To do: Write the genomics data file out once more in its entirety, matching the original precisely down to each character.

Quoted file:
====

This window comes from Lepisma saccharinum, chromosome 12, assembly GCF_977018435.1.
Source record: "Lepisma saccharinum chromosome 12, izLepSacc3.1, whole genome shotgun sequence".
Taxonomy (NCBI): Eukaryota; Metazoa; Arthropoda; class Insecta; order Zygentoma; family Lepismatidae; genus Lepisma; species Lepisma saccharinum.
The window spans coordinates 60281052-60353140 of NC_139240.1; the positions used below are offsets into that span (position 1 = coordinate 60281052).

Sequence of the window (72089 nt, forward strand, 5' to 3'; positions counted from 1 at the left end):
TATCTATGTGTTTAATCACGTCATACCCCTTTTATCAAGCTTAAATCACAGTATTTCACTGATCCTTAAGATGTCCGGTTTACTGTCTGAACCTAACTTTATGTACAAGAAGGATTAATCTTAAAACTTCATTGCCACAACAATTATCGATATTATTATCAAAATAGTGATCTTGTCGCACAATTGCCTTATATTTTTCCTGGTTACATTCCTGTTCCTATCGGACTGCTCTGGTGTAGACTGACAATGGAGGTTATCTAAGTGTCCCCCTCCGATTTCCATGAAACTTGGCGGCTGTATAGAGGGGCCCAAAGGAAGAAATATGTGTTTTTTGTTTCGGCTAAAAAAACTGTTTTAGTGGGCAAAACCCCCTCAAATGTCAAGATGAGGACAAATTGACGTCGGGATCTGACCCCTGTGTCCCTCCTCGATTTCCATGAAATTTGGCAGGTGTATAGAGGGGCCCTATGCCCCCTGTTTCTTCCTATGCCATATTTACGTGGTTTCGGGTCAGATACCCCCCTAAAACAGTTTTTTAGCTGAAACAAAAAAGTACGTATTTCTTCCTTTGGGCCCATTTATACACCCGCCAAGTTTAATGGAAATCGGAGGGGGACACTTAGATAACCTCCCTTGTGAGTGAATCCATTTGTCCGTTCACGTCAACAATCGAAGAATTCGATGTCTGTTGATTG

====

This window comes from Lepisma saccharinum, chromosome 12, assembly GCF_977018435.1.
Source record: "Lepisma saccharinum chromosome 12, izLepSacc3.1, whole genome shotgun sequence".
Taxonomy (NCBI): Eukaryota; Metazoa; Arthropoda; class Insecta; order Zygentoma; family Lepismatidae; genus Lepisma; species Lepisma saccharinum.
The window spans coordinates 60281052-60353140 of NC_139240.1; the positions used below are offsets into that span (position 1 = coordinate 60281052).

Sequence of the window (72089 nt, forward strand, 5' to 3'; positions counted from 1 at the left end):
TATCTATGTGTTTAATCACGTCATACCCCTTTTATCAAGCTTAAATCACAGTATTTCACTGATCCTTAAGATGTCCGGTTTACTGTCTGAACCTAACTTTATGTACAAGAAGGATTAATCTTAAAACTTCATTGCCACAACAATTATCGATATTATTATCAAAATAGTGATCTTGTCGCACAATTGCCTTATATTTTTCCTGGTTACATTCCTGTTCCTATCGGACTGCTCTGGTGTAGACTGACAATGGAGGTTATCTAAGTGTCCCCCTCCGATTTCCATGAAACTTGGCGGCTGTATAGAGGGGCCCAAAGGAAGAAATATGTGTTTTTTGTTTCGGCTAAAAAAACTGTTTTAGTGGGCAAAACCCCCTCAAATGTCAAGATGAGGACAAATTGACGTCGGGATCTGACCCCTGTGTCCCTCCTCGATTTCCATGAAATTTGGCAGGTGTATAGAGGGGCCCTATGCCCCCTGTTTCTTCCTATGCCATATTTACGTGGTTTCGGGTCAGATACCCCCCTAAAACAGTTTTTTAGCTGAAACAAAAAAGTACGTATTTCTTCCTTTGGGCCCATTTATACACCCGCCAAGTTTAATGGAAATCGGAGGGGGACACTTAGATAACCTCCCTTGTGAGTGAATCCATTTGTCCGTTCACGTCAACAATCGAAGAATTCGATGTCTGTTGATTG